“My wife and I both retired in our late 50s. She has a small civil service pension, which does not use up all her personal tax allowance.
Our only other income at present is from a Sipp in my name. Can I gift some of this to her as her own Sipp, or change it so it is in both our names – that is, a joint Sipp, so that we can both use our annual tax-free allowances?”
You would not be able to transfer your Sipp into joint names or transfer any of your pension across to your wife’s pension.
Even if you were to take money out of your pension with the idea of gifting it to your wife, you would then pay tax on it so it would not be tax efficient for you.
However, if either of you were to earn any money in the future, then that could be put into a pension in your wife’s name.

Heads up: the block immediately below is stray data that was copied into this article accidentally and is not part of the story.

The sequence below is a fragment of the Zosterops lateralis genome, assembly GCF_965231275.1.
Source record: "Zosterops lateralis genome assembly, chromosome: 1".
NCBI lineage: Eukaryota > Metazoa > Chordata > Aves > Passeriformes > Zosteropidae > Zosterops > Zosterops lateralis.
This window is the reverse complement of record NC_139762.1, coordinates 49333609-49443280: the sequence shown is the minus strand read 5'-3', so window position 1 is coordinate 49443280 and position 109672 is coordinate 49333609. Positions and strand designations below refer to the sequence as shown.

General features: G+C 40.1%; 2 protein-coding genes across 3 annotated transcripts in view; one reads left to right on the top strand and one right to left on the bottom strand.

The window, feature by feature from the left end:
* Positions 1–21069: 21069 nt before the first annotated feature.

The income generated from this would consequently use up more of her personal allowance.
Looking beyond pensions, there are other ways of utilising your annual tax-free allowance. You could, for instance, transfer other joint savings into your wife’s name.
Another way forward would be to make use of the marriage allowance. This allows a partner with an income below the personal allowance to gift 10% of their tax allowance to a higher-earning partner.
To qualify for this, the higher earning partner would need to be a basic-rate tax payer but it could save you up to £250.
You can also backdate claims to include any year in which you could have qualified for the marriage allowance since 5 April 2015.
This article was originally published in our sister magazine Moneywise, which ceased publication in August 2020.
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